A beginner’s guide to Professor Toby Greany

A beginner’s guide to Professor Toby Greany

Where does he work?

Toby Greany is currently professor of education at the University of Nottingham, prior to which he was a professor of leadership and innovation at University College London's Institute of Education. He completed his MEd in adult education at the University of Manchester, before going on to become director of research and information for the Campaign for Learning.

Quick facts:

Credit: Transform Trust

Born: 1970

Nationality: British

Twitter: @TobyGreany

What is he best known for?

His 2017 edited anthology School Leadership and Education System Reform, which draws together research from leading national and international voices in the field of leadership and management. It's considered a vital text for postgraduates looking to study and develop their leadership practice, laying out key issues surrounding education system reform and leadership.

What's it all about?

Greany's book identifies ways in which school leaders can ensure a high standard of education in the face of rapid changes to the educational landscape. Using examples of how leadership practice has adapted to the change of the needs of children, stakeholders and policymakers over the last ten years, it considers what the future holds in terms of changing demands and how school leaders can meet them.

It also draws on empirical research studies into how schools are led and reformed, and considers key topics in adult, student and organisational learning, including changes in accountability, new opportunities and challenges for leaders in the form of technological developments, and how leadership and student learning are linked.

What does he research?

A lifelong professional in the field of leadership and learning, Greany originally focused his research on the learning process and our understanding of metacognition and its impact on learning and attainment. He has also explored how learning environments impact on school performance.

However, it was his work as a senior civil servant, advising the Education and Skills Select Committee, that has influenced his more recent research into educational policy, its processes, and impact on education. He conducts research into how leaders operate within school systems, and has advocated against government measures to reduce central and local support for schools. Instead, he calls for measures to help governors and headteachers in local areas develop shared visions, budgeting for "local solutions" to issues in school systems, and more partnerships between local schools.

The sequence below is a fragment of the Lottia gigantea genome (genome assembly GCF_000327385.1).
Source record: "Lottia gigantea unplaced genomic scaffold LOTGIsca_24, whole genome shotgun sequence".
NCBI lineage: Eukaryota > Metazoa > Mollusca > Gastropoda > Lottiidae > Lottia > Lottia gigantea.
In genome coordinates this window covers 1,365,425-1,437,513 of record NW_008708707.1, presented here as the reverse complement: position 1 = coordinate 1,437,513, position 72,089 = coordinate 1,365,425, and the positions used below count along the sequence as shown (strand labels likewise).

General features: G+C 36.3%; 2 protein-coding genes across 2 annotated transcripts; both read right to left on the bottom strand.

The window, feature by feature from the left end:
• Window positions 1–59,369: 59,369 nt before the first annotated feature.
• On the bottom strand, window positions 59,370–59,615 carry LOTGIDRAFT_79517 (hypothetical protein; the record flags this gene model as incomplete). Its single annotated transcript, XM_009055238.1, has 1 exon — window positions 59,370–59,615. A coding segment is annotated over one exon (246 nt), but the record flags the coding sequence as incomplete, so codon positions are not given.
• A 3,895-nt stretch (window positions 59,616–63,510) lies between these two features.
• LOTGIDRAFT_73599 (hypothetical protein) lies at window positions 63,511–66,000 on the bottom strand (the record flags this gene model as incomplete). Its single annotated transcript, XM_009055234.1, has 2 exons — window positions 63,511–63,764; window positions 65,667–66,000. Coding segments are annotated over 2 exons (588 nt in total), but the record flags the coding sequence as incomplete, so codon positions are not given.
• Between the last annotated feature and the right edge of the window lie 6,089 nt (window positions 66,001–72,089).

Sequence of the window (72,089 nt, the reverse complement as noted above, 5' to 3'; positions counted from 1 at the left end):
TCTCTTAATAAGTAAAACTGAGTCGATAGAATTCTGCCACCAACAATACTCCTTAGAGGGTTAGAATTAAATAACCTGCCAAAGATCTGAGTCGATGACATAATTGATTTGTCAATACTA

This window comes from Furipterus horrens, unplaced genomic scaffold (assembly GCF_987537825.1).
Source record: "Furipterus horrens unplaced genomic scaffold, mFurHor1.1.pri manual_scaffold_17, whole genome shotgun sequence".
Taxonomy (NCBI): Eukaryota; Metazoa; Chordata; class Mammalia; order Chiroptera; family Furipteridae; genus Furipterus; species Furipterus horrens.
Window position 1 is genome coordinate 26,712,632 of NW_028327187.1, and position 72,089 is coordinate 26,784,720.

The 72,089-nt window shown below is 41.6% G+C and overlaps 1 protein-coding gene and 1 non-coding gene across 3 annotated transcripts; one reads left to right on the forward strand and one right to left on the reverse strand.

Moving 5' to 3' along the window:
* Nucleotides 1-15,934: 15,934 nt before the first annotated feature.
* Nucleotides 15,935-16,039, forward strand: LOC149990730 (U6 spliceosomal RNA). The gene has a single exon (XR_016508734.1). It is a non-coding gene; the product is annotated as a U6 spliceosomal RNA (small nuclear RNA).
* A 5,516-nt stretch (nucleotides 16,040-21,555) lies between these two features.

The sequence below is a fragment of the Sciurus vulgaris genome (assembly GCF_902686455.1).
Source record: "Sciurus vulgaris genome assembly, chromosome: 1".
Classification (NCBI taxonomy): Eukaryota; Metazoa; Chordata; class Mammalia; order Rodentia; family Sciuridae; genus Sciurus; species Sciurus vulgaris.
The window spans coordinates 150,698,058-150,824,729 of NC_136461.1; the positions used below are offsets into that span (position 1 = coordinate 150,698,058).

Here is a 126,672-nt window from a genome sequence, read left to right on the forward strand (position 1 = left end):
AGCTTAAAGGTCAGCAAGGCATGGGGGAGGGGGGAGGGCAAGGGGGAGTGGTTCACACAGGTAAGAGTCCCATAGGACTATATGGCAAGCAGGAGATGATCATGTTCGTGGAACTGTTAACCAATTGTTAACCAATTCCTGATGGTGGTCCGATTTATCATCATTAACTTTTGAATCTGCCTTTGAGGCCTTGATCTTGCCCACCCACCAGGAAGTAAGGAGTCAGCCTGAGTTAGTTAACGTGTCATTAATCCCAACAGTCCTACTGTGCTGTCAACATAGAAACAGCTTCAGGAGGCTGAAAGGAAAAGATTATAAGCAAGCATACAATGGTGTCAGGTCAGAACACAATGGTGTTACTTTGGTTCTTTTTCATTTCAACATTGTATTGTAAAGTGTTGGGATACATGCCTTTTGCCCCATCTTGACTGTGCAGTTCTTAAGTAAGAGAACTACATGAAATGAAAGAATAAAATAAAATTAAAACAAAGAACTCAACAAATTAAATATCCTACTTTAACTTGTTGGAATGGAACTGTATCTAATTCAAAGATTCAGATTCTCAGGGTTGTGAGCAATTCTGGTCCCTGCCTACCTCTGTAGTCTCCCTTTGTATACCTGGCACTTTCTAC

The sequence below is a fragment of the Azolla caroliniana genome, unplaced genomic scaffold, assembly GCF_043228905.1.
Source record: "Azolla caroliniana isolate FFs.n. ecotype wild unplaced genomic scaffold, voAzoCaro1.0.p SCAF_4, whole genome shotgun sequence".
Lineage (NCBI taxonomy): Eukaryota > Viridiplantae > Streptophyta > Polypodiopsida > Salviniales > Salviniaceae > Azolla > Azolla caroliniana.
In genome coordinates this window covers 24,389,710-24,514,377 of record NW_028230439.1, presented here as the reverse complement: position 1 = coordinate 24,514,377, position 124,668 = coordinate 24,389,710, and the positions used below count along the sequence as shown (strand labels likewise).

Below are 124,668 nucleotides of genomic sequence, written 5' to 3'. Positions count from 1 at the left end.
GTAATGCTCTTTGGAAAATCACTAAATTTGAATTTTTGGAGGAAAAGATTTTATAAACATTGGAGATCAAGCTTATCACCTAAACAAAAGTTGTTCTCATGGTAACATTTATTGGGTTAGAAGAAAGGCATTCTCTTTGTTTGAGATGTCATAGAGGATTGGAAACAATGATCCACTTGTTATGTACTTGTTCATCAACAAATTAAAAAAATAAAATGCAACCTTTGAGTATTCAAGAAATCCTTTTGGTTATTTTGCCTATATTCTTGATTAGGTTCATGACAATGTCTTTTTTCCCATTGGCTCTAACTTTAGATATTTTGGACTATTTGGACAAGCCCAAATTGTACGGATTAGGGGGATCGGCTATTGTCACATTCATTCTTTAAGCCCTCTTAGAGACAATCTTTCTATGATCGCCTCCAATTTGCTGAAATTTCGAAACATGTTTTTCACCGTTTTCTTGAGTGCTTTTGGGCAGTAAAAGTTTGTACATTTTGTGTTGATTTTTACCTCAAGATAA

What he says:

"I do believe that most academy leaders are honourable and that cases of deliberate fraud are rare, so I don't think we should impose heavy-handed bureaucratic systems that prevent them doing their jobs. My worry is that instances of conflicts of interest in academies are actually symptomatic of wider weaknesses in the system. Some academies appear to be losing confidence that they can manage improvement themselves and are turning to the private sector to do it for them."

Why you should consider reading more:

Professor Greany's work has a strong grounding in practice – as someone who has taught all over the world, as well as having held senior advisory posts within the government, his research is influenced by ground-level engagements. Having served in directorial roles for the National College for School Leadership, Design Council, and the Campaign for Learning, Greany's years of experience have made him a leading voice in school leadership and policy practice.

Top reads:


Inspired by evidence-based practice? Check out EdResearch, our searchable library of education research and follow @EdCentral on Twitter for all our latest updates. 

Can't convince your colleagues about the value of ...
Are we really raising aspirations?

Related Posts

 

Comments

No comments made yet. Be the first to submit a comment
Already Registered? Login Here
Guest
Wednesday, 17 July 2019
If you'd like to register, please fill in the username, password and name fields.

EdCentral Logo